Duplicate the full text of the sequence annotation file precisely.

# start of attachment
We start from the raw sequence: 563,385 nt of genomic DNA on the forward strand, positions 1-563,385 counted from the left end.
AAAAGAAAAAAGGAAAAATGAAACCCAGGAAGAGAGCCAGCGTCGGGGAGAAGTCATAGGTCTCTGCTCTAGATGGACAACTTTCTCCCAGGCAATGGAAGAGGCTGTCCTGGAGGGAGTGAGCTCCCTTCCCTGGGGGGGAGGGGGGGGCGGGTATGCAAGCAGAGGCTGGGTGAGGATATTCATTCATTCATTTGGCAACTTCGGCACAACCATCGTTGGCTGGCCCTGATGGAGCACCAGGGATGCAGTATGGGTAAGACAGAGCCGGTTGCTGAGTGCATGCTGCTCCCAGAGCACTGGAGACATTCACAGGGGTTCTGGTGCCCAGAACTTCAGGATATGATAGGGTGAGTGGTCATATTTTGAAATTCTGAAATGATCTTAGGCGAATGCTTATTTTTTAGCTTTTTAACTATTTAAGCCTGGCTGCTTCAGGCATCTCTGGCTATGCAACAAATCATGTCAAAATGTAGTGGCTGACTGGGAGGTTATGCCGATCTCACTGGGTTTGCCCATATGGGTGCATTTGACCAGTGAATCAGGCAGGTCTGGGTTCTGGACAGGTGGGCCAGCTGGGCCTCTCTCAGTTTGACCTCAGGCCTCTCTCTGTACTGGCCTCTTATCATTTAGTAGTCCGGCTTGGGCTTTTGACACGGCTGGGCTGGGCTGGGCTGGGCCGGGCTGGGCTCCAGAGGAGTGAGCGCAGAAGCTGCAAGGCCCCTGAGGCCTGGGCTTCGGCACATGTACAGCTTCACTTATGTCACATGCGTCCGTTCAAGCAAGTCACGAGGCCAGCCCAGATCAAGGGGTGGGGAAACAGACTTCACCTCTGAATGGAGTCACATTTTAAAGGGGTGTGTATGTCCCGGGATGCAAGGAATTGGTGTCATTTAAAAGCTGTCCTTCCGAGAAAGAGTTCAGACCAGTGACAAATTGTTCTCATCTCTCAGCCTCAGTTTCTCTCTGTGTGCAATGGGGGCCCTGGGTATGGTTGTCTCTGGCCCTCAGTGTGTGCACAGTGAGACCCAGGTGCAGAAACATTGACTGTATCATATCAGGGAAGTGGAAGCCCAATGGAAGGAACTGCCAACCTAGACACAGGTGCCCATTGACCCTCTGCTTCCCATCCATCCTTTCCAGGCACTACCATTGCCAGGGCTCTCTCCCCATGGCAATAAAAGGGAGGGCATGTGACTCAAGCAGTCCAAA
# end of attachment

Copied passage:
We start from the raw sequence: 563,385 nt of genomic DNA on the forward strand, positions 1-563,385 counted from the left end.
AAAAGAAAAAAGGAAAAATGAAACCCAGGAAGAGAGCCAGCGTCGGGGAGAAGTCATAGGTCTCTGCTCTAGATGGACAACTTTCTCCCAGGCAATGGAAGAGGCTGTCCTGGAGGGAGTGAGCTCCCTTCCCTGGGGGGGAGGGGGGGGCGGGTATGCAAGCAGAGGCTGGGTGAGGATATTCATTCATTCATTTGGCAACTTCGGCACAACCATCGTTGGCTGGCCCTGATGGAGCACCAGGGATGCAGTATGGGTAAGACAGAGCCGGTTGCTGAGTGCATGCTGCTCCCAGAGCACTGGAGACATTCACAGGGGTTCTGGTGCCCAGAACTTCAGGATATGATAGGGTGAGTGGTCATATTTTGAAATTCTGAAATGATCTTAGGCGAATGCTTATTTTTTAGCTTTTTAACTATTTAAGCCTGGCTGCTTCAGGCATCTCTGGCTATGCAACAAATCATGTCAAAATGTAGTGGCTGACTGGGAGGTTATGCCGATCTCACTGGGTTTGCCCATATGGGTGCATTTGACCAGTGAATCAGGCAGGTCTGGGTTCTGGACAGGTGGGCCAGCTGGGCCTCTCTCAGTTTGACCTCAGGCCTCTCTCTGTACTGGCCTCTTATCATTTAGTAGTCCGGCTTGGGCTTTTGACACGGCTGGGCTGGGCTGGGCTGGGCCGGGCTGGGCTCCAGAGGAGTGAGCGCAGAAGCTGCAAGGCCCCTGAGGCCTGGGCTTCGGCACATGTACAGCTTCACTTATGTCACATGCGTCCGTTCAAGCAAGTCACGAGGCCAGCCCAGATCAAGGGGTGGGGAAACAGACTTCACCTCTGAATGGAGTCACATTTTAAAGGGGTGTGTATGTCCCGGGATGCAAGGAATTGGTGTCATTTAAAAGCTGTCCTTCCGAGAAAGAGTTCAGACCAGTGACAAATTGTTCTCATCTCTCAGCCTCAGTTTCTCTCTGTGTGCAATGGGGGCCCTGGGTATGGTTGTCTCTGGCCCTCAGTGTGTGCACAGTGAGACCCAGGTGCAGAAACATTGACTGTATCATATCAGGGAAGTGGAAGCCCAATGGAAGGAACTGCCAACCTAGACACAGGTGCCCATTGACCCTCTGCTTCCCATCCATCCTTTCCAGGCACTACCATTGCCAGGGCTCTCTCCCCATGGCAATAAAAGGGAGGGCATGTGACTCAAGCAGTCCAAA